This is an excellent sixth grade book. It's a little bit slow, for the first twenty pages, which is why I abandoned it the first time I attempted to read it. However, I'm very glad I gave it a second chance. The pace really picks up and the story and characters are quite well done.
Paul learns many things in this story. He learns what really caused the damage to his eyes when he was young. He learns there are many more ways to live than in the gated, pricey communities he's always taken for granted. He learns to sit on the sidelines, to be a loyal friend, and to stand up for himself. He learns a lot about what kind of a person he wants to be, but here's the thing you've got to trust me on: these lessons are all very tightly woven in the fabric of a wonderful, believable story. There's no explicit moralizing or talking down to the reader. The narration is just Paul, writing in his journal, about a series of experiences that change him.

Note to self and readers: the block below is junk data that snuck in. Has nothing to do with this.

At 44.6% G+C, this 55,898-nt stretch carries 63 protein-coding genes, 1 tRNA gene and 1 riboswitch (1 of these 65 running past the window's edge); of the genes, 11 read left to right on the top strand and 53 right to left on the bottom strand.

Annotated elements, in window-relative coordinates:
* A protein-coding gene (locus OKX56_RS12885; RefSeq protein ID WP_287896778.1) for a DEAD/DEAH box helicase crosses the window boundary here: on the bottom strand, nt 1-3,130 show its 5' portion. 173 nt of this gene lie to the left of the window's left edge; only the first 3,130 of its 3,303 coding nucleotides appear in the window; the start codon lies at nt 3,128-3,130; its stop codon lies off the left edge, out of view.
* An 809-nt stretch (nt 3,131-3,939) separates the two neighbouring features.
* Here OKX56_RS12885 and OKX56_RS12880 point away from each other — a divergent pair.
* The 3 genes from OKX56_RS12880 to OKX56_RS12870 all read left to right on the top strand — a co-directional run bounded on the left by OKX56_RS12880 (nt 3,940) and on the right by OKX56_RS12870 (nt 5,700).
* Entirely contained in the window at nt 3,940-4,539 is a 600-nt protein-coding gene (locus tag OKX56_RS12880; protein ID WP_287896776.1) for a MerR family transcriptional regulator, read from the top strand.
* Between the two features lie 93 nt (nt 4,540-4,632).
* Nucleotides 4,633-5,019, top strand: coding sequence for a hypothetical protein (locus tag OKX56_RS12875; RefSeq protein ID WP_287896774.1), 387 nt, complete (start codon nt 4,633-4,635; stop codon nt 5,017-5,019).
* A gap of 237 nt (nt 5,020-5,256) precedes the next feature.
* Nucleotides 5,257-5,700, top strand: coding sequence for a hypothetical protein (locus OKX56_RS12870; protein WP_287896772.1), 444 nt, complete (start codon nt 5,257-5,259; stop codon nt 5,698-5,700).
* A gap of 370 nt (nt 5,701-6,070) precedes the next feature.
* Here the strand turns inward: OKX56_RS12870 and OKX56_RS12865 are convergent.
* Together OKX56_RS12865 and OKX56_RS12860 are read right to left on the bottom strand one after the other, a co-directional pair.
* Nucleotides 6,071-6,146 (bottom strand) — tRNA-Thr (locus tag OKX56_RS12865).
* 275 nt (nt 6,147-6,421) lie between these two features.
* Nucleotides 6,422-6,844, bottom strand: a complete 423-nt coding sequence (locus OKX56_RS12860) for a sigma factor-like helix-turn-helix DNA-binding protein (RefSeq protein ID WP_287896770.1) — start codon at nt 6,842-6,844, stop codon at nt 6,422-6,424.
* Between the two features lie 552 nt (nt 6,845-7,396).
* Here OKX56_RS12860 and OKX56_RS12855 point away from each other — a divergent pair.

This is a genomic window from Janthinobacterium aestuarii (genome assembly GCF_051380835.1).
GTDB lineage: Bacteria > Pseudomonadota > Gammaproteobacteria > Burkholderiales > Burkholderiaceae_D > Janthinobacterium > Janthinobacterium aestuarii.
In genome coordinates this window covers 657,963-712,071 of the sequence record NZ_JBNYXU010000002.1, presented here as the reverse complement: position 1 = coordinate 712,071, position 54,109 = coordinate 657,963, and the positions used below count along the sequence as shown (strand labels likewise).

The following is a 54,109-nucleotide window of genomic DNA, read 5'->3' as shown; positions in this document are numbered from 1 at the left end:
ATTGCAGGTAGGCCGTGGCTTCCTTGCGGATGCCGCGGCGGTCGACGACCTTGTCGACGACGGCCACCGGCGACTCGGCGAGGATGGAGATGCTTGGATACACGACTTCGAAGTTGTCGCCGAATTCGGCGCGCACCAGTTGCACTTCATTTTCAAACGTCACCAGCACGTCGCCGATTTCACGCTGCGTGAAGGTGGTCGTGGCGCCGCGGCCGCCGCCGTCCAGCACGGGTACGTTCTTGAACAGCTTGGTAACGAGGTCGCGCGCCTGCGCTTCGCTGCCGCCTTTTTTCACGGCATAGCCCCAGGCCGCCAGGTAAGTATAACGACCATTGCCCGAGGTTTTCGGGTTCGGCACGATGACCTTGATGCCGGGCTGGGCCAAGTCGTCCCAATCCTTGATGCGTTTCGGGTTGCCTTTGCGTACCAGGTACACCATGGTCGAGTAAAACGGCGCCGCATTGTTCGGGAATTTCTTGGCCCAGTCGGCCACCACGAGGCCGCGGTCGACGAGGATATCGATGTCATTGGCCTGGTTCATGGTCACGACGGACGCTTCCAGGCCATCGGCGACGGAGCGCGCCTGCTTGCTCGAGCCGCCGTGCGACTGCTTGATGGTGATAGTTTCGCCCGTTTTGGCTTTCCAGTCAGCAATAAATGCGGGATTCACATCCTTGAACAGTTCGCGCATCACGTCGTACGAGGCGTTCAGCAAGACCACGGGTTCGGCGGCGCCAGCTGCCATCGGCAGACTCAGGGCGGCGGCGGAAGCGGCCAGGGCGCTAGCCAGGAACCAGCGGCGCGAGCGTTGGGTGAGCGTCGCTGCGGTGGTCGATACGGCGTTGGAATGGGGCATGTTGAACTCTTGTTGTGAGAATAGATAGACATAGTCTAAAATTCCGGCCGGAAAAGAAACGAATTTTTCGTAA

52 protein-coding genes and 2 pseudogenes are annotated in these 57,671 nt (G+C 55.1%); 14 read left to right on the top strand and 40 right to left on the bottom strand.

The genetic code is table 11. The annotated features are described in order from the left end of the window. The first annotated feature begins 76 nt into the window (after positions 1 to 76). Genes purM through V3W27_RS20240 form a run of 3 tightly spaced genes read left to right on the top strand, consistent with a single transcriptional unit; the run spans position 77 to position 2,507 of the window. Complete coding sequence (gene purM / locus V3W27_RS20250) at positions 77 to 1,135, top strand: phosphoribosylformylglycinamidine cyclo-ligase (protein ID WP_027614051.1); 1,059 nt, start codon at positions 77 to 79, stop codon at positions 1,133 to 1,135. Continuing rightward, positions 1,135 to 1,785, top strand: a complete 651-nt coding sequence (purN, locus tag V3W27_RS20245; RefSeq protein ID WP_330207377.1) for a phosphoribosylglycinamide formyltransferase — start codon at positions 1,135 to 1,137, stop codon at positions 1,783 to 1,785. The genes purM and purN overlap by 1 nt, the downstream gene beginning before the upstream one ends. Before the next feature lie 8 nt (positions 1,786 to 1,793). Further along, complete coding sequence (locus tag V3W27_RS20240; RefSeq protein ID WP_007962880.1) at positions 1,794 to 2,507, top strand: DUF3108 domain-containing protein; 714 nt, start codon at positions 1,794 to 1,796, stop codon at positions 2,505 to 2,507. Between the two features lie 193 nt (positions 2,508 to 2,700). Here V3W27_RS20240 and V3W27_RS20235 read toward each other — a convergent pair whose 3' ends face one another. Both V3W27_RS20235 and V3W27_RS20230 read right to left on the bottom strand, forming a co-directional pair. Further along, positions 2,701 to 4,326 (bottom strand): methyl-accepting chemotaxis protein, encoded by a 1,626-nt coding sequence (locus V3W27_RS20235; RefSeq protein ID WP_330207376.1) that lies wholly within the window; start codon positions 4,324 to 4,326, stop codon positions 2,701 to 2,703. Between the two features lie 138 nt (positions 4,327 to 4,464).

The plot includes race and class tensions, sibling hatred, less than perfect parents, a couple horrible deaths, and several great soccer games. The resolution is satisfying and the setting (Florida citrus tree lands) is like a subtle but strong character. Lucky for me, Washington has a class set of this book, which I'm looking forward to reading with my sixth graders next year.